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Friendship vs Greed

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beech1948

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I've had a bit of a shock this morning. A very good friend whom I have known for over 28 years asked me to visit him and help in his workshop doing some heavy lifting.

He asked me in for a coffee after and showed me his "stockpile" room. A 14ftx11ft bedroom converted with wood shelving and crammed to the ceiling and all over the floor with canned food stuff and toilet rolls, and disinfectant etc etc etc.

I was shocked and almost breathless at his obvious pride in his achievement.

I was revolted by this display of selfishness and greed. He had at least 6 months worth of stuff if not 9 months. He had been shopping 3-5 times a day for the past 6 weeks.

I walked away knowing that my wife and I had not stockpiled anything, we seemed to be getting along OK with occasional shortages. I felt somewhat angry at this friend and my wife and I talked about just dropping the moron.

Wondering what you would choose to do.
 

Trevanion

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Where does your friend live? We could do some "wealth distribution" :wink:

On a side note, a couple of local pubs that have shut down over the weekend have been robbed while no one was about. People will take advantage of anything.
 

MikeG.

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Did you confront your friend?

Us English hate causing a fuss with friends and family, and tend to avoid confrontation and argument. I don't hold by the same strictures, and a number of my friends are the same. If that had been a friend of mine I would have said how sad and disappointed I was to see such selfishness from someone I thought to be above that sort of thing. Friendship can survive a bit of honesty, generally, and if it can't, then it wasn't worth the candle in the first place.
 

That would work

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Let's hope he is not an obsessive regarding dates and a lot of it does not get chucked away. I suspect there will be a disgusting amount of good food thrown away in the coming weeks or months.
 

Marineboy

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That would work":k8ar6y07 said:
Let's hope he is not an obsessive regarding dates and a lot of it does not get chucked away. I suspect there will be a disgusting amount of good food thrown away in the coming weeks or months.
Refuse collectors are saying that it’s already happening. Wasted food in bins, much of it unopened, is at post-Christmas levels.
 

That would work

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Some people are just plain turnip wits.
Replace the vegetable with any expletive of your choice.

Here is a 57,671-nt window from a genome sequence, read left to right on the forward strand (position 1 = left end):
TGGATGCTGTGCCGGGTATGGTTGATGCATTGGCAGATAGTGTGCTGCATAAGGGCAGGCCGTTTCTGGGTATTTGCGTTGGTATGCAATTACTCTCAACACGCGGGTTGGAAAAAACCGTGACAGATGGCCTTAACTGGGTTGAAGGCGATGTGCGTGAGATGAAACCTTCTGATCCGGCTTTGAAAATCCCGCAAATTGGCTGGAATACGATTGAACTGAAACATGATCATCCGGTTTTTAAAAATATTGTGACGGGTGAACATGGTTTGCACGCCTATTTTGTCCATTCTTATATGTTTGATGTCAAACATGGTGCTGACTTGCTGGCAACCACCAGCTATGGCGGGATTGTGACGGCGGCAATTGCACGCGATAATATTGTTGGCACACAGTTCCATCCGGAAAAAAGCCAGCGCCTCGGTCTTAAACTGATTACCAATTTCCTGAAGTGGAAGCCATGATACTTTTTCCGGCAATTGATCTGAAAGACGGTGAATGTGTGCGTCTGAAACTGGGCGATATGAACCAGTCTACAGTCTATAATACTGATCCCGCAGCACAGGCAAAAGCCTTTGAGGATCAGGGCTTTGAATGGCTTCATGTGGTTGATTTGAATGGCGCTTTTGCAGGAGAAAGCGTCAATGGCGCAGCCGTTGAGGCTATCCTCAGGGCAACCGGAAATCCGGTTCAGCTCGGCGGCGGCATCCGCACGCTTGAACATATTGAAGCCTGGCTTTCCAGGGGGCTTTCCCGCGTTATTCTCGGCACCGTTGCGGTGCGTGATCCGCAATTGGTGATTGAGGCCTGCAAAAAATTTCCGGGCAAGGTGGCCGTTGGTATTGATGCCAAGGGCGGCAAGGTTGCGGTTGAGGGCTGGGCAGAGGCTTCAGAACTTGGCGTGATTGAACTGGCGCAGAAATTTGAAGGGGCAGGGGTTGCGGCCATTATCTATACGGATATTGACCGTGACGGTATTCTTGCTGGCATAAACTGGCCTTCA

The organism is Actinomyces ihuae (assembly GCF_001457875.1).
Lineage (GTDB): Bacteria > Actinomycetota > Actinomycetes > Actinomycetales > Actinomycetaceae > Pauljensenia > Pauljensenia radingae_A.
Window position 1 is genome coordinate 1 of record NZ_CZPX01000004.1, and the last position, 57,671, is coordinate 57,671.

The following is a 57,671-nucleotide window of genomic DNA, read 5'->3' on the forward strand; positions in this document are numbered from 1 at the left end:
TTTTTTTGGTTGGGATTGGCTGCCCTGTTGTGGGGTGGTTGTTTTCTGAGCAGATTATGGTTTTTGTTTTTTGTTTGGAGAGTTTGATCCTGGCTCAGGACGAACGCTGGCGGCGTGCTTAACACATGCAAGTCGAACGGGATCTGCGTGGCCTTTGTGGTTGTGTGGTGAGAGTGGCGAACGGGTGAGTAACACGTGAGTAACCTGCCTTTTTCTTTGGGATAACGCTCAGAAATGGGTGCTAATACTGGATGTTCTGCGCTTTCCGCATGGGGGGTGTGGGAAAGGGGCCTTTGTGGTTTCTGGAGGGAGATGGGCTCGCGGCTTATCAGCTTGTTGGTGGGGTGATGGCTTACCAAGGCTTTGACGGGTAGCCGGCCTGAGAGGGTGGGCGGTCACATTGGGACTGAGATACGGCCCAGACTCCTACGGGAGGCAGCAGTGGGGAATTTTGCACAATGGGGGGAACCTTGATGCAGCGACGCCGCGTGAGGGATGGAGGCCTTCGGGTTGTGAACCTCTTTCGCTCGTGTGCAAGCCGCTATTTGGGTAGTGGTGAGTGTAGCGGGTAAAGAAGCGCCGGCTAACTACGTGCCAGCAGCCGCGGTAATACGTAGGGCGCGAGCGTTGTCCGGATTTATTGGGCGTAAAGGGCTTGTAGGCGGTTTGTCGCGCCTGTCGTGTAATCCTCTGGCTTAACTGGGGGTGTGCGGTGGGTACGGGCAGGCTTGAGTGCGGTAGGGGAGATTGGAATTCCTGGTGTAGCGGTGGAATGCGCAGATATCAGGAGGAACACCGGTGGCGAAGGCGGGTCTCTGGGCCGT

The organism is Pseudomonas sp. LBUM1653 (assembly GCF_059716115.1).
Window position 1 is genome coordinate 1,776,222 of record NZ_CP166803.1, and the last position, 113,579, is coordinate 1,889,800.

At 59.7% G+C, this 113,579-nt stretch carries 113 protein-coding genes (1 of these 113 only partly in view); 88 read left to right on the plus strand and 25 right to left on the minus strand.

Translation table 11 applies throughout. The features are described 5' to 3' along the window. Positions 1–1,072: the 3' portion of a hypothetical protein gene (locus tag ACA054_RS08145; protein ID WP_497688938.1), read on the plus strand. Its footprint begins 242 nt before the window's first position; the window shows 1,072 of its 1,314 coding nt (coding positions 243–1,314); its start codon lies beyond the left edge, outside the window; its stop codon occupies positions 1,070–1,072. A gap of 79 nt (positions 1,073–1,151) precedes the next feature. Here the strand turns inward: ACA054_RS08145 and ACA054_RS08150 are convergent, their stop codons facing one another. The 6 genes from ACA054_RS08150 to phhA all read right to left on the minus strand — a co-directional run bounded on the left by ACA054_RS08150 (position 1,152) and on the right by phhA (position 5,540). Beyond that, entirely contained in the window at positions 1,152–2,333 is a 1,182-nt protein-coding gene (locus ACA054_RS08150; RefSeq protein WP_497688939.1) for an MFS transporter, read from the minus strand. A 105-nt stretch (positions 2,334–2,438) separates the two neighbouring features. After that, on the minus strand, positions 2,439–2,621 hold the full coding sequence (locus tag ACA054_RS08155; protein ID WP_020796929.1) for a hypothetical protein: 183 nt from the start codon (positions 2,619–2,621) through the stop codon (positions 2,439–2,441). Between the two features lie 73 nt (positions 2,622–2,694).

loftyhermes

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What really drove it home for me about selfish buying was last Friday I went shopping to Tesco to buy dairy and soya free food for grandson (who's dairy, soya intolerant) was that because everything else had been bought they went on to take all the free from food as well. Normally the free from shelves are always full so now we're struggling to find something for the poor lad to eat. Tesco who have the best free from selection locally had a 3 item limit but the shelves were still empty, how does that work?
 

Stanleymonkey

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Call him or send him a message / email. Just say that you are uncomfortable with what he has done.

No facts or evidence that he will need that much based on any other countries so far.

He might have been doom-mongering with similar types on other forums and without a sane voice to bring you back down to ground you can easily get carried away.

Maybe suggest some of the near to use by date stuff could go to food banks where it would be snapped up and used within days and not wasted?

Good luck - I don't envy you.
 

marcros

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It is like "debating" on here. Whatever you say won't change his mind. Whatever he says (if anything) to justify it won't change your mind. I wouldn't bother, just reflect your thoughts the next time he asks for help.
 

Trainee neophyte

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I am ambivalent about this, to say the least. I see it as my job to provide water, food and shelter to the family - it's the absolute basics. It doesn't help that I have already lived through one financial crisis, so this next one should be a doddle, even though it looks like it will be very different.